While personal finance bloggers and financial experts often urge Americans to adjust their taxable rate so that they don't receive a big refund, many don't heed this advice because they see their tax refund as a forced savings account.
According to Bankrate, at least 54% of Americans get a tax refund. Those tax refunds aren't insubstantial. CNNMoney reports that in the 2011 tax season, the IRS “delivered a total of 109.3 million refunds during the year, adding up to a total of $318.5 billion.” The average tax return was $2,913.
Despite the enticement of a nice tax refund, many procrastinate when filing their taxes. CBS News reports that “25 percent of Americans wait till the last week, if not the last minute” to file their taxes.
This procrastination combined with large tax returns is one reason why criminals have found an easy way to get to your money – via tax return scams.
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The Latest (and Most Effective?) Tax Return Scam
Unfortunately, our social security numbers are not as secure as we would like. Data breaches and black market lists can put your social security number into the hands of criminals who then file taxes pretending that they are you.
This is an easy crime to perpetrate because there is no real risk to the criminal. Unlike a home invasion, drug deal or store robbery where they may be risking their own lives, filing a tax return electronically can be done from the comfort of their home with no risk to their personal safety. “‘We see a lot of gang members who are now involved in tax refund identity schemes because it's easy. It's easy to do. It's less violent and it's very lucrative' said Wifredo Ferrer, a federal prosecutor in Florida” (CBS News).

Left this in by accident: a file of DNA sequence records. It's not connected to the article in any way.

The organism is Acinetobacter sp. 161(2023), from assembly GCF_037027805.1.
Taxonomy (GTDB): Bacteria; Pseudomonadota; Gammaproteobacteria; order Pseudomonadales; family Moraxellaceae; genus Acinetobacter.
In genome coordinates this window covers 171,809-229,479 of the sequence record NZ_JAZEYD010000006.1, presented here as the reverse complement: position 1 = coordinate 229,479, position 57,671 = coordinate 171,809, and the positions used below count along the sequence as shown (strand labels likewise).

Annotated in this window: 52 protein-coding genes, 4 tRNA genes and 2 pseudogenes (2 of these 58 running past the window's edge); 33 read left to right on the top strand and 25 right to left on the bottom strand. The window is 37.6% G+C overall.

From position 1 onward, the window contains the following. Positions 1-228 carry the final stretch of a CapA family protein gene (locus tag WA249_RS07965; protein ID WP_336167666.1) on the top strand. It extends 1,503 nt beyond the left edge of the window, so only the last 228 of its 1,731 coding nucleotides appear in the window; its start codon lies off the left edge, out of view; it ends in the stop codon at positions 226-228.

Unfortunately, this crime is even easier to commit because if criminals file a return using your social security number, they can have payment within 10 days directly to a third party debit card, which is harder to trace. Meanwhile you may not even file your tax returns for two more months.
Several more months may pass before the IRS even realizes that duplicate tax returns were filed. CBS New further reports, “U.S. Postal Inspector Tom Boyle has even seen cases where multiple returns were filed using one stolen ID. ‘Right now, the IRS is so far behind in matching up the information, it's months before they even realize the money's been stolen,' Boyle said.”
Donna and Jim Ray received devastating news that their 23 year old son was killed in Afghanistan. Later, “there was another shock to come. Before the Rays could file his taxes, someone else had already done it, and collected $1,400 on a refund that should have gone to Adam's parents” (CBS News).
The victims of this type of identity theft are both living and deceased, and the number of victims is growing. “Last year, the IRS identified at least 582,000 taxpayers who were the victims of identity theft, which is more than double the amount from only three years prior” (CNN).
How to Avoid This Tax Scam
The best way to combat the chance of being a fraud victim? File your tax return early and get your money before the criminal can. For 2012 tax returns, the earliest you can submit is January 30, 2013.
Criminals have come up with plenty of scams to access your tax return money. The key to avoid being scammed is to know the latest strategies criminals are using, to keep your social security number private, and to file your tax return as soon as possible.
Have you ever been a victim of a tax scam or do you know someone who was?